An international team of researchers has developed and tested optical molecules which could be used in components to make the next generation of the internet faster.
The team from Washington State University (WSU), the
The molecules were synthesised by chemists in
‘To our great excitement, the molecules performed better than any other molecules ever measured,’ said WSU physicist Mark Kuzyk.
In 1999, Kuzyk discovered a fundamental limit to how strongly light can interact with matter. He went on to show that all molecules examined at that time fell far short of the limit. The newly developed molecules break through this long-standing ceiling and are intrinsically 50 per cent more efficient at converting light energy to a useable form than any previously discovered.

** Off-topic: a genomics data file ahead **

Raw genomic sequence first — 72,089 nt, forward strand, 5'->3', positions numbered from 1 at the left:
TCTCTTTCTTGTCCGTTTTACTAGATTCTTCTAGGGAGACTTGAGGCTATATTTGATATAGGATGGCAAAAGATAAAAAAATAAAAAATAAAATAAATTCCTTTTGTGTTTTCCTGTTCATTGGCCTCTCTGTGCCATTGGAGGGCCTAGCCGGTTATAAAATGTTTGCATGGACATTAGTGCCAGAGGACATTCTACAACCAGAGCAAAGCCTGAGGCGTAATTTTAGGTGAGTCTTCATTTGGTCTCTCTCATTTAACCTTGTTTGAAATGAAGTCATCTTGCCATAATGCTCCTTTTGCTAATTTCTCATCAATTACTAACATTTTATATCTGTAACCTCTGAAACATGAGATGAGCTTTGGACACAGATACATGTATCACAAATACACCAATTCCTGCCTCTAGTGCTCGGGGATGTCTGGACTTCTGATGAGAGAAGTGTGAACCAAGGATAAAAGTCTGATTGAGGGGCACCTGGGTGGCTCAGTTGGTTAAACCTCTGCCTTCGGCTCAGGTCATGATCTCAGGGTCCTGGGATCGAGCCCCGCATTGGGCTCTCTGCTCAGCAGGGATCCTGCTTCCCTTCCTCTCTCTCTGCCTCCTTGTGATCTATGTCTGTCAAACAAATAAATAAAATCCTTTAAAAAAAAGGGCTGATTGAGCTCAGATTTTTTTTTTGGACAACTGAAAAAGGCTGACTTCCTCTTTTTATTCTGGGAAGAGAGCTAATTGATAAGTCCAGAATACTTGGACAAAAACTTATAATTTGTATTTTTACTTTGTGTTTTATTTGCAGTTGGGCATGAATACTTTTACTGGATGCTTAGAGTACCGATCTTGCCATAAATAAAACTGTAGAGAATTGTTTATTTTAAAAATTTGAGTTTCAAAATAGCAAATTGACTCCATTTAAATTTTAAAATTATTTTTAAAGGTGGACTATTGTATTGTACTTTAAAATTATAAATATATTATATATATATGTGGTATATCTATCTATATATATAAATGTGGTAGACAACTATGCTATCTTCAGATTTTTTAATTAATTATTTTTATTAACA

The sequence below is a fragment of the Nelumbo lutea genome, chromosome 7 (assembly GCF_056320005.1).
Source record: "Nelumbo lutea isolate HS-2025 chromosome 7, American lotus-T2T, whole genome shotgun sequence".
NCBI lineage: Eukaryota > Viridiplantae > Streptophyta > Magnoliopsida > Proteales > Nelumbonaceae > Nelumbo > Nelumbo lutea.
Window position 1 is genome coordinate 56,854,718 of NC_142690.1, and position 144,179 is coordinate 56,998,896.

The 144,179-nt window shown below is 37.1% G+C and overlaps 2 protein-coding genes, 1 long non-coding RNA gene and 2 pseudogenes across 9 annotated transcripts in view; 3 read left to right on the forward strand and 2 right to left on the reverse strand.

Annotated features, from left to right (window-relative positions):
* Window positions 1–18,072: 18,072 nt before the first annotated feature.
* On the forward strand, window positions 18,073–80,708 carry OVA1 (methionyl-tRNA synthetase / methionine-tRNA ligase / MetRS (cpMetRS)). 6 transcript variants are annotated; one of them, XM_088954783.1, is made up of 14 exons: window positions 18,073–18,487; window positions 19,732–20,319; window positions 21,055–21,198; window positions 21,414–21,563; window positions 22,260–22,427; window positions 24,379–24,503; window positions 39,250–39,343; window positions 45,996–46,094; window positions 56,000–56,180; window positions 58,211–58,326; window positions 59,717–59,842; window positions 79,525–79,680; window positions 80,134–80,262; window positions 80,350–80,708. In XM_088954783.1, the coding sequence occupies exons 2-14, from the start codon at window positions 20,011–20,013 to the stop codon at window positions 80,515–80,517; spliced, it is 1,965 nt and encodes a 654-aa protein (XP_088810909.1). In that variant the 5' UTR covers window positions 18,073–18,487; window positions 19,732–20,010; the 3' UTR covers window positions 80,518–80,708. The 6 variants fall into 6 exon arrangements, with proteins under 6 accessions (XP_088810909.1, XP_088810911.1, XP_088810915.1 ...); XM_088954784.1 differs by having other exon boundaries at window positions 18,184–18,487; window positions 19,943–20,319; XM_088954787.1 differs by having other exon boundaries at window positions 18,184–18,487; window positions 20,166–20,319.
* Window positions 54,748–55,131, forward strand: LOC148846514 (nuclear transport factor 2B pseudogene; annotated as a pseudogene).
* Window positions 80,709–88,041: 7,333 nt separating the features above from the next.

The new design parameters call for a molecular structure that increases a property known as the ‘intrinsic hyperpolarisability,’ which reflects how readily electrons in the molecule deform when the molecule mediates the merger of two photons into one, an action which is the basis of an optical switch.
Kuzyk said that for use in optical switches or other products, the molecules would probably be embedded in a clear polymer that would provide structural assets such as the ability to be formed into a thin film or into fibres, moulded into other shapes or used to coat circuits or chips.